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The latest round of unemployment claims puts real jobless rate near Great Depression peak

April 30, 2020, 12:43 PM UTC

At the height of the Great Depression the unemployment rate topped 25.6%—a figure the real unemployment rate is nearing again.

Another 3.8 million Americans filed initial unemployment claims in the week ending April 25, according to the U.S. Department of Labor. That’s down from the 4.4 million claims the week prior, but brings the total claims since mid-March to 30.3 million.

Before this six-week stretch of 30.3 million initial jobless claims, there were already 7.1 million unemployed Americans as of March 13. When those figures are combined, it equals more than 37 million unemployed, or a real unemployment rate of 23%.

But some think that staggering number doesn’t capture the full picture. “There are some people who are unemployed who are maybe not showing up in initial claims because they haven’t been processed yet because of state backlogs,” says Dan White, head of fiscal policy research at Moody’s Analytics.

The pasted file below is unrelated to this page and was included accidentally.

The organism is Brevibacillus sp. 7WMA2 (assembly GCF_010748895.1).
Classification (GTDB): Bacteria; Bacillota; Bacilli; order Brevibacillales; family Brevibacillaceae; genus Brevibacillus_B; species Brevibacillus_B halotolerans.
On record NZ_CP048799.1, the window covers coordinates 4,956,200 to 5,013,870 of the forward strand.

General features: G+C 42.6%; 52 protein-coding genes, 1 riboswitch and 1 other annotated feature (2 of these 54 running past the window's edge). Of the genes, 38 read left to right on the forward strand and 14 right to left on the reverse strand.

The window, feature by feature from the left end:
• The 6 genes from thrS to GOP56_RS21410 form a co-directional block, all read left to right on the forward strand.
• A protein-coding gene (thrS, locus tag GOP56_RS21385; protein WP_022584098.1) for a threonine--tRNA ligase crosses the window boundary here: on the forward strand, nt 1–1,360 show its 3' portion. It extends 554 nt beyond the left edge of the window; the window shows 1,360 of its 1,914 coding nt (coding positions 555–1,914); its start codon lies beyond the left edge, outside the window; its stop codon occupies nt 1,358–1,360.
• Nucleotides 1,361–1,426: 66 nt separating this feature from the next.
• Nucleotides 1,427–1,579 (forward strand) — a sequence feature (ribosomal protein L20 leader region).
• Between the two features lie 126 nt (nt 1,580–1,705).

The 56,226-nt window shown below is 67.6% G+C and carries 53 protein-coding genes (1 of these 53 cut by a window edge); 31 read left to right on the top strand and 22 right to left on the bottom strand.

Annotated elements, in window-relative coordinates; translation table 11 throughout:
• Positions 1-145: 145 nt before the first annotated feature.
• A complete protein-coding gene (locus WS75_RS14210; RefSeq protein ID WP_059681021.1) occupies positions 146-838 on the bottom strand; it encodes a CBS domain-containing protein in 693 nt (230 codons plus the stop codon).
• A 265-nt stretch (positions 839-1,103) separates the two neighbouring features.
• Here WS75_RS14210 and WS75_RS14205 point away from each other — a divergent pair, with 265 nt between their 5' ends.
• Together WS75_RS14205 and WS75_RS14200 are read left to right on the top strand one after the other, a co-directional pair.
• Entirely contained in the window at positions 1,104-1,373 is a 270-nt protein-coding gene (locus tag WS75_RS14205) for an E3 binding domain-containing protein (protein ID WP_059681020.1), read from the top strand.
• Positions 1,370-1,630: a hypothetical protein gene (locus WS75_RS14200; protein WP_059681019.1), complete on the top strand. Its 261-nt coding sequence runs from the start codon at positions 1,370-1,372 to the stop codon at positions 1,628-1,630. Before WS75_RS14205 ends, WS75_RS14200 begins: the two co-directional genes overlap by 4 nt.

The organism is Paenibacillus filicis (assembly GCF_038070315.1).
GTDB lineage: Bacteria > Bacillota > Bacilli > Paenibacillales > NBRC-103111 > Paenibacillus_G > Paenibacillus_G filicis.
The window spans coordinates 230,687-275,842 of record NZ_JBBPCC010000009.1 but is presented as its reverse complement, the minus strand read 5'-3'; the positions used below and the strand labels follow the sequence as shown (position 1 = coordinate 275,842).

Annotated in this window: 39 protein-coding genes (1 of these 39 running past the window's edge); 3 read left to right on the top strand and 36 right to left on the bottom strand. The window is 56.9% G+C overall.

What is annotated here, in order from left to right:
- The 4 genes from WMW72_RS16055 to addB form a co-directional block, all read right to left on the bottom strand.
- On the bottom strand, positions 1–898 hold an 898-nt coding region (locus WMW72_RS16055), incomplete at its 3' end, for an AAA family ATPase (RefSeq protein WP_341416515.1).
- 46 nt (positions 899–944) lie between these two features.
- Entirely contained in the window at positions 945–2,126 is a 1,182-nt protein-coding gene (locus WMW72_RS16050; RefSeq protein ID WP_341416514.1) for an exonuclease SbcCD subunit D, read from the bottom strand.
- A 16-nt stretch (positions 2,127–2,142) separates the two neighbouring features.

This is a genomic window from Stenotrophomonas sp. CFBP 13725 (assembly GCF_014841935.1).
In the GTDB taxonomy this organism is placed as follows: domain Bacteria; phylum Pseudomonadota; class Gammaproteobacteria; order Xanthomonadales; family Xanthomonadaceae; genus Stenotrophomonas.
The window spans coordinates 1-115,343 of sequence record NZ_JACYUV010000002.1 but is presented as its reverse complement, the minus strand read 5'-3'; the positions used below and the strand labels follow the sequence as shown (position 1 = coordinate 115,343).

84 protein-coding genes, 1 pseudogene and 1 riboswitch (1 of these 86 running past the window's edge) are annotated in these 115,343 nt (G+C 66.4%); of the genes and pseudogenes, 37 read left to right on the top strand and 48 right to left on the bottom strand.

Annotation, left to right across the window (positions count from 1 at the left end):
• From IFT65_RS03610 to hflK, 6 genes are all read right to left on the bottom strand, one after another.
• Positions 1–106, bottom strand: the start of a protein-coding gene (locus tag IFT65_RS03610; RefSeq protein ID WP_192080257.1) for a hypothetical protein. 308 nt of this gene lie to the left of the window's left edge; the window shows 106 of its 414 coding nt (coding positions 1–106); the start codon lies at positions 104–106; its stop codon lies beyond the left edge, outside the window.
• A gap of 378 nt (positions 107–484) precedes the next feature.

The unemployment rate for March is 4.4%, but that calculation is through just March 13—before the effects of the coronavirus pandemic were fully felt. The April rate that comes out on May 9 is expected to top double digits.

But there’s another reason the official rate might be undercounting the situation. Out-of-work Americans are categorized as unemployed by the U.S. Bureau of Labor Statistics (BLS) only if they’re also looking for a new position. Even though many states have waived requirements that workers be job hunting in order to collect unemployment, the BLS includes only those actively seeking work in the jobless counts. Many businesses remain shuttered, and presumably lots of laid-off workers are waiting for stay-at-home orders to lift before searching for work.

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